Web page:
E-paper
PrevNext

Bizman flies down teen from Haiti so doctors can remove 4 pound tumour

Returning to Haiti, Larry O’Reilly was shocked to see the swollen face of the school girl he had helped get operated in his last visit; wasted no time in arranging for treatment

HAITI: When Larry O’Reilly returned to Haiti in 2012, he was excited to see the school girl he'd taken under his wing. But O'Reilly was shocked at the sight of Hennglise Dorival. The tumour on her face had returned.

Hennglise Dorival, after surgery
Hennglise Dorival, after surgery

The previous year, O’Reilly, who is on the board of directors for an American auto parts company, had visited Dorival’s school and noticed a growth on her face. O’Reilly set up doctor visits and, eventually, an appointment to undergo surgery to remove the ameloblastoma. Although the rare tumour is non-cancerous, according to the Mayo Clinic, it is very aggressive and can be deadly if its expansion cuts into vital organs or stops airflow.

O’Reilly returned to the US after Dorival’s surgery, thinking his good deed had been completed. So seeing her enlarged, disfigured face for a second time was shocking. “I thought, ‘Oh my gosh, what’s going on?’ It looked like she had kind of been punched,” O’Reilly said.

The doctors in Haiti’s capital city had not successfully removed all of Dorival’s tumor and it had returned. O’Reilly began fighting through red tape to get Dorival to America to seek more medical attention. She had no passport or birth certificate, was medically uninsured, and many hospitals were hesitant to take on a patient under those circumstances, especially knowing the tumor-removal procedure would be high-risk.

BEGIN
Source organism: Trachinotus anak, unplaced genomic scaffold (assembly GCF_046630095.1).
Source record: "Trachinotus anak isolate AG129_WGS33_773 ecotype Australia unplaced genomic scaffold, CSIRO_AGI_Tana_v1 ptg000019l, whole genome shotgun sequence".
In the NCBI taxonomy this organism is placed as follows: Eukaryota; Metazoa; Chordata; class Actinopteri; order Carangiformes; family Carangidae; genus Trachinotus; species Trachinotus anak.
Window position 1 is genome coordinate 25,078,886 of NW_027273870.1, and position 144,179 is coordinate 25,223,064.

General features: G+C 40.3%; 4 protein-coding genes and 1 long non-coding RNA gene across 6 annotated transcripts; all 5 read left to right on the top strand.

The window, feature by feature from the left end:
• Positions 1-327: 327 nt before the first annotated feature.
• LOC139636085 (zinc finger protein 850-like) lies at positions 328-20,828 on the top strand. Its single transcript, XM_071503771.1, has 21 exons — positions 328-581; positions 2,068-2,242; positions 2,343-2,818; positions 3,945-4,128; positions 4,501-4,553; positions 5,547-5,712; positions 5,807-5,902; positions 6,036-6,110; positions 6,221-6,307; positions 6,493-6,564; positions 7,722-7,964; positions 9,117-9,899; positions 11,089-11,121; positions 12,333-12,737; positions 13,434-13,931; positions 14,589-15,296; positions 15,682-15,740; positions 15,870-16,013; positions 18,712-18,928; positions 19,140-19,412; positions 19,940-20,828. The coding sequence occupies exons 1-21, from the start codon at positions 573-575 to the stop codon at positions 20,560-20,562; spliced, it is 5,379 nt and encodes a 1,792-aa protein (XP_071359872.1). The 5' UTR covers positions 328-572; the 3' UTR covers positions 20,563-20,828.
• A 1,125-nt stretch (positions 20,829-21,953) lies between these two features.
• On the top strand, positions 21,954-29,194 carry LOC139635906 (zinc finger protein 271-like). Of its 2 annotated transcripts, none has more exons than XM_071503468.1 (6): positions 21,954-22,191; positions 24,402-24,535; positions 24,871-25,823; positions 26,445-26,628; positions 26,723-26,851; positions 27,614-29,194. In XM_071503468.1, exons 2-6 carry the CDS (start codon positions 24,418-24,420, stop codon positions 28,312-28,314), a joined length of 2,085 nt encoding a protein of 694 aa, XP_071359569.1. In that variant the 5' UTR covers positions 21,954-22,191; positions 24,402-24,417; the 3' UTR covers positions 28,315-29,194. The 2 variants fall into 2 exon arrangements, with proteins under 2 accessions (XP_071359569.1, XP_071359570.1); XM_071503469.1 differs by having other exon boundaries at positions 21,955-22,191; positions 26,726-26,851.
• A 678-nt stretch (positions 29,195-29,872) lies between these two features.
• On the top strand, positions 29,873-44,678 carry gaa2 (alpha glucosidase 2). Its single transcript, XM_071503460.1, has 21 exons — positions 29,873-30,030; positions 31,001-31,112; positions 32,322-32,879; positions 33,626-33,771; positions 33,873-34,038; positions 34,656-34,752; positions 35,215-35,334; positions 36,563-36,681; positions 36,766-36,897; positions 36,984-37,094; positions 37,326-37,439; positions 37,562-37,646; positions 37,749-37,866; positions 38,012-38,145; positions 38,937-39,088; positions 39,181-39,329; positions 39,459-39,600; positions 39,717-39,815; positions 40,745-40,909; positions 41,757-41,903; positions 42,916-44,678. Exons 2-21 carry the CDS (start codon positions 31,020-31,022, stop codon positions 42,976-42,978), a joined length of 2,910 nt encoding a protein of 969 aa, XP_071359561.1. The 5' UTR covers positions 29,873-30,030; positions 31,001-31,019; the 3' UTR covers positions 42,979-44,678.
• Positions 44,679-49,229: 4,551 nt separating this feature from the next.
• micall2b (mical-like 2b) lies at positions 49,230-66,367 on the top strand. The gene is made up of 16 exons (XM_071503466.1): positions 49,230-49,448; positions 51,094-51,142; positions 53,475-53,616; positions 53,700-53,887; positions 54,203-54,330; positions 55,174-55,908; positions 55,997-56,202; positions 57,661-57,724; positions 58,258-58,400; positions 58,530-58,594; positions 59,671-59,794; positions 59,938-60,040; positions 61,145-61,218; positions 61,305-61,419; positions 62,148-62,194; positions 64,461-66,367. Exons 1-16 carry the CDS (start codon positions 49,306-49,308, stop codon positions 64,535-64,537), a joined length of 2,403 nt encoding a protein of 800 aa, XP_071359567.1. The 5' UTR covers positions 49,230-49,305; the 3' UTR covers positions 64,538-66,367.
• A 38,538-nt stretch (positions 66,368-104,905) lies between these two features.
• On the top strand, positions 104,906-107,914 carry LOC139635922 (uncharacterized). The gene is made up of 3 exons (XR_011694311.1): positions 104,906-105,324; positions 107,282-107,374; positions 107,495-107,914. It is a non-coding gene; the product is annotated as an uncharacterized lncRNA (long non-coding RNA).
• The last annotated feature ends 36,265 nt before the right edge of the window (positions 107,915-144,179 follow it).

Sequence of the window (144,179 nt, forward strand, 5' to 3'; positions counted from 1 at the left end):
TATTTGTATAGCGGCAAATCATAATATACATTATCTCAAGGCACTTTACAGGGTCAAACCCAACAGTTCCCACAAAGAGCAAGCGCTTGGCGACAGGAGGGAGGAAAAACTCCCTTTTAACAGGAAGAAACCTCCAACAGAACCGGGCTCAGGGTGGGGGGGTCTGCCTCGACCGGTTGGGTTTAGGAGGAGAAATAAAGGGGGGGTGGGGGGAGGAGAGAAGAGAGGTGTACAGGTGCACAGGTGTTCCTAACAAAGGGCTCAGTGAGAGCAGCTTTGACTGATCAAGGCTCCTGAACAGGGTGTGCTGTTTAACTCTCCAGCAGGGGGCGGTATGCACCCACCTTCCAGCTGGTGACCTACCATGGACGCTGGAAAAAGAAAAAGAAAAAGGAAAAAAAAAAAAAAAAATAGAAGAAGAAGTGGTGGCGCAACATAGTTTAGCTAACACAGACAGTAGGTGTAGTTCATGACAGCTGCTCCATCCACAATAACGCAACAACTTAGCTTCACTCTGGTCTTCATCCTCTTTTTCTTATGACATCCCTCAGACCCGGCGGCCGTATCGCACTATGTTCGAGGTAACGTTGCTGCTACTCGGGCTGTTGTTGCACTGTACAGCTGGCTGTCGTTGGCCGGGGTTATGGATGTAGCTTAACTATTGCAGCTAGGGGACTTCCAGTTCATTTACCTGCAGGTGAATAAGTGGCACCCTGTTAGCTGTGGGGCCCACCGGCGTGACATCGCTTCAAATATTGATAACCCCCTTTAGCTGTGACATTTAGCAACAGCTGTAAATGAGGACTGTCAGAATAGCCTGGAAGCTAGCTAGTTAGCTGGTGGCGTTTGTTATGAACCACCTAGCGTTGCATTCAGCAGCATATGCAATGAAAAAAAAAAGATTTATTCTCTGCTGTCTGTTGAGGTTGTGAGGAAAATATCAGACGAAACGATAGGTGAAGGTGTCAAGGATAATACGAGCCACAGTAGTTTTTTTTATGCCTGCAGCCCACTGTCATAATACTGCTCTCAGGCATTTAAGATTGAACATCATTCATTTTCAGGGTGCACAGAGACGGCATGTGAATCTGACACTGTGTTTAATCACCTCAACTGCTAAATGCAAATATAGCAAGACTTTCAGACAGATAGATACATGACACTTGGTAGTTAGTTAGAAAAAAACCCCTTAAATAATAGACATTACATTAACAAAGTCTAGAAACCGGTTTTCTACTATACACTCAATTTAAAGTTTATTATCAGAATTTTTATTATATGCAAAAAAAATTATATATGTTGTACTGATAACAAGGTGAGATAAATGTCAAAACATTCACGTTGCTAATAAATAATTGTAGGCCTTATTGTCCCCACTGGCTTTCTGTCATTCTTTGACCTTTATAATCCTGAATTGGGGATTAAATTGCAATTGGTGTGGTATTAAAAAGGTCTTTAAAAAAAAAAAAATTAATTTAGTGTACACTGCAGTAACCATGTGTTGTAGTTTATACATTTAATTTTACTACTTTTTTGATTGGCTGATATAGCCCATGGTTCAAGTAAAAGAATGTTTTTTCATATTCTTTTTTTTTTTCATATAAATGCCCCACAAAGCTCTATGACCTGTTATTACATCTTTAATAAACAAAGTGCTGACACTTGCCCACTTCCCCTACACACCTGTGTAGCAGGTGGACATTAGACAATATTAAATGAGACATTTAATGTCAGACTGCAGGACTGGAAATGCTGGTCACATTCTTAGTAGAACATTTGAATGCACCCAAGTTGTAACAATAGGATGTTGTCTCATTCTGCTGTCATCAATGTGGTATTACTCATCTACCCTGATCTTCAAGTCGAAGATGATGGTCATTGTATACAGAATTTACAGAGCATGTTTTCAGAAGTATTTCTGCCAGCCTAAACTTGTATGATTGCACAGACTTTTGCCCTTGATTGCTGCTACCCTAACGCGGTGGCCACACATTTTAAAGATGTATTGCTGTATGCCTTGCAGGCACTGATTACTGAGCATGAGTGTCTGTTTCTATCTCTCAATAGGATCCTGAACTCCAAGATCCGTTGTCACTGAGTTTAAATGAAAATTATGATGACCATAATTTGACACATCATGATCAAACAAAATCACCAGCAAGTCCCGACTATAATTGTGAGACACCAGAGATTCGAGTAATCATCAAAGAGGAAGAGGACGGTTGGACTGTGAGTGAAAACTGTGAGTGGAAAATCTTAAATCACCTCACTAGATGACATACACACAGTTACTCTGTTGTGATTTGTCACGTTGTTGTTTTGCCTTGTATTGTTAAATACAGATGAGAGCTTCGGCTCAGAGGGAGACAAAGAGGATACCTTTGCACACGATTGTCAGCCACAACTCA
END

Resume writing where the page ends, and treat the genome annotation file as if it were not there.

As O’Reilly fought for Dorival in the US, the tumour grew to roughly the size of two grapefruits —about 4 pounds in weight.“I couldn’t give up on her,” O’Reilly said. “I knew it would be fairly tragic for her if something didn’t happen.”

Finally, O'Reilly found an advocate in Operation Smile, a nonprofit that performs cleft lip and cleft palate surgery to impoverished children around the world. While Dorival wasn’t suffering with a cleft lip, Operation Smile CEO Dr William Magee understood that without treatment, the now-16-year-old would die. He agreed to perform the surgery.

“She would have suffocated in the next six months, as [the tumor] would have completely obstructed her air flow,” Magee said.
Dorival and her mother were flown to the US at the end of last month in order to prepare for surgery at Children’s Hospital of the Kings Daughters in Norfolk. On April 28, Magee and a team of medical experts went to work on the tumour. After a 12-hour procedure, the tumor had been removed. O’Reilly is confident it will not return.

You May Like

0 Comments

    Leave a Reply